A couple of important things have occurred recently in the English-speaking beer world.* First off, the U.K. beer consumers group, the Campaign for Real Ale (CAMRA), have launched a “Revitalisation Project” centered around what the group should really represent in the future. Then the Brewers Association in the U.S. released their annual list of the country’s top 50 breweries and top 50 craft breweries by volume.
To say that each has elicited a bit of commentary would be a massive understatement. Just scroll through Facebook to find an ample number of posts on each topic, or start here and here for the CAMRA side and here and here for the BA list.
The way I see things, however, they are really two sides of the exact same coin, that being the changing nature of beer in the 21st century. CAMRA was formed out of an interest to preserve traditional British ales – it centered on cask-conditioning and dispense, but at the heart was the character of the beer – while the BA was founded as a voice for small scale breweries in the United States and, to a much lesser degree, Canada. The vastly different dynamics of beer today, however, render both of these mandates significantly less relevant.
Cask-conditioned ale is indeed alive and well in the U.K., as any recent beer-drinking visitor will attest, something CAMRA can certainly count as a major victory. What’s more, traditional ales have been joined by any number of great cask and non-cask beers, from crisp lagers to American-hopped IPAs to recreations of historic stout and porter recipes. As CAMRA tries to figure out whether to mock or embrace these new brews, beer drinkers across the country are rushing to sup greedily from the new diversity of British beer.
Meanwhile, over in the United States, while the big breweries still control in excess of 70% of the domestic beer market, the tail that wags the brewing industry dog is undeniably what we popularly term craft beer. The BA can likewise count this as a success, even as asterisks on their top 50 list threaten to derail those numbers by excluding the likes of Lagunitas and Ballast Point and top operations like Boston Beer grow fat on sales outside of the craft beer realm, like ciders (Angry Orchard) and boozy seltzers.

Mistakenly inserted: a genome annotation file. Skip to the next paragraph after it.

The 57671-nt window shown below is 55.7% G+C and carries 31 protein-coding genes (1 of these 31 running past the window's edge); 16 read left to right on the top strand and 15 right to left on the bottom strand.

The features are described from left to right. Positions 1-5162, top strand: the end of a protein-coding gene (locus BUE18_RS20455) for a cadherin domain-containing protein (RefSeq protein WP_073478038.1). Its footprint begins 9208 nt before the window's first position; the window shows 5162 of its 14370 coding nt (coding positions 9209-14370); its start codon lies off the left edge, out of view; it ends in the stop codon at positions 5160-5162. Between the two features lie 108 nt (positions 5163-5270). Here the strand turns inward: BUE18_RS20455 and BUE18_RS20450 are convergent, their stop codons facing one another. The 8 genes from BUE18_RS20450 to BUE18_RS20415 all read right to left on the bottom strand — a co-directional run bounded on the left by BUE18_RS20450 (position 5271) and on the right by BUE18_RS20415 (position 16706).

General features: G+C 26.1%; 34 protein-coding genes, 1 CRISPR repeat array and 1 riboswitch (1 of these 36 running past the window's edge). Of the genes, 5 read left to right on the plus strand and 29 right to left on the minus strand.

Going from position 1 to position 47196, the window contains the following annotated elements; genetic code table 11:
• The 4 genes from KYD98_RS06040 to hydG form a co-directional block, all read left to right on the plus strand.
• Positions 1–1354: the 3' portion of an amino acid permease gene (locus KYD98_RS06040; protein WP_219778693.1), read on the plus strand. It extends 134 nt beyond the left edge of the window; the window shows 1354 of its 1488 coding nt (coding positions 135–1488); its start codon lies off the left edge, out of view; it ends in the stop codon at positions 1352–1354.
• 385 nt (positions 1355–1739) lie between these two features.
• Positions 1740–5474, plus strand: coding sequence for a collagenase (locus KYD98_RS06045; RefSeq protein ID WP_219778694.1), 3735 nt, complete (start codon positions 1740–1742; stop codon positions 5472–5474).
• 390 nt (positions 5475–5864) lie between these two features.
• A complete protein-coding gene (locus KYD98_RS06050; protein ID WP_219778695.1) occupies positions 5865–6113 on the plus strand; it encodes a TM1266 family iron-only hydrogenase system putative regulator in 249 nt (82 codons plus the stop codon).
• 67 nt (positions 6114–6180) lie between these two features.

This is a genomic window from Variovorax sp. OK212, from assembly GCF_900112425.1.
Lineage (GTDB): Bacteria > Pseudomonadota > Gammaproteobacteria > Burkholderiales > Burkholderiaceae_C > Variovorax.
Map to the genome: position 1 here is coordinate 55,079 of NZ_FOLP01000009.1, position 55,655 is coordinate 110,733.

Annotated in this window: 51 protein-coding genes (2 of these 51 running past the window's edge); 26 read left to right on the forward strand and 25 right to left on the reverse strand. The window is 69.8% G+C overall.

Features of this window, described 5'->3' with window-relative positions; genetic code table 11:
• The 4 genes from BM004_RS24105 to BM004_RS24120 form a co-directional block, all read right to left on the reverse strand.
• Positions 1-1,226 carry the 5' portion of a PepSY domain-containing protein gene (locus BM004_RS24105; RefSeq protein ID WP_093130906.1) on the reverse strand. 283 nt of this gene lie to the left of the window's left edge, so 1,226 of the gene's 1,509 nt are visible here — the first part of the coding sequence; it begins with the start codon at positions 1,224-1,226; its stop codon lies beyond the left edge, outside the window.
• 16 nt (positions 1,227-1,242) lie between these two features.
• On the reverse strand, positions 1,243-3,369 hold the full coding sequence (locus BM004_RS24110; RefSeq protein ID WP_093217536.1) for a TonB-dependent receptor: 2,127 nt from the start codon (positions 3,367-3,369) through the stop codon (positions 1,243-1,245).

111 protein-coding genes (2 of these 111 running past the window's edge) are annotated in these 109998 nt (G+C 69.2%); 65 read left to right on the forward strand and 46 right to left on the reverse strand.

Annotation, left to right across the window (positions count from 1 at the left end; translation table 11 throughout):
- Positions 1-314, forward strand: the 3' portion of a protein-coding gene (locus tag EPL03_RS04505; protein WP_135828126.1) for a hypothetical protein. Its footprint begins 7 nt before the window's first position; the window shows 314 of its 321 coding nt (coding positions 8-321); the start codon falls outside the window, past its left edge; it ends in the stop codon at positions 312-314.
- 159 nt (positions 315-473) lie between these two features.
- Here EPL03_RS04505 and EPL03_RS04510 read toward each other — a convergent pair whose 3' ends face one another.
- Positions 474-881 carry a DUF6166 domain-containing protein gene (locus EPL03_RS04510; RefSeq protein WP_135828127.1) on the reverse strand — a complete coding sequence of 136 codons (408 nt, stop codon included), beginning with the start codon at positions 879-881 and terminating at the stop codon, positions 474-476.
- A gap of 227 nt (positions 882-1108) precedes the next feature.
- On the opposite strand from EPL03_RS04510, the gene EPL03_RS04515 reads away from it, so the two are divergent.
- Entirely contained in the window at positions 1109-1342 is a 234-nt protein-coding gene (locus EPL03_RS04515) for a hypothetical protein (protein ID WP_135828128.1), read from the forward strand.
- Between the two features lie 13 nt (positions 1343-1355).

None of which is to say that the need for CAMRA and the BA is past; it is not. The big breweries are still massively larger than even the greatest of the small operations, and there is no doubt in my mind that, craft beer forays and brewery purchases aside, they would be delighted by a return to simpler times and easier sales of bland, mainstream beers. Vigilance is key, and in the absence of anyone different – a less strident CAMRA, for instance, or a consumer-focused organization in the States – it’s best to keep these two entrenched in their respective, albeit necessarily changing roles.
So, too, does the word ‘craft’ still have a role to play, since it still has meaning for massive swaths of beer consumers, who see it as a point of differentiation between boring mass-market brews and more flavourful and interesting niche beers. That meaning will continue its slow erosion over time, sped through its co-option by companies like Mahou San Miguel, and eventually we will move on to new definitions, just as we evolved from ‘microbrew’ to ‘craft beer’ around the turn of the century.
*This is an important distinction. Although many in the US and UK appear to see their beer markets as closed, craft beer by whatever name you choose to call it is an international phenomenon, which is getting bigger and more pervasive all the time. What seems important in the US and/or UK, therefore, may not matter a whit in Spain or Brazil.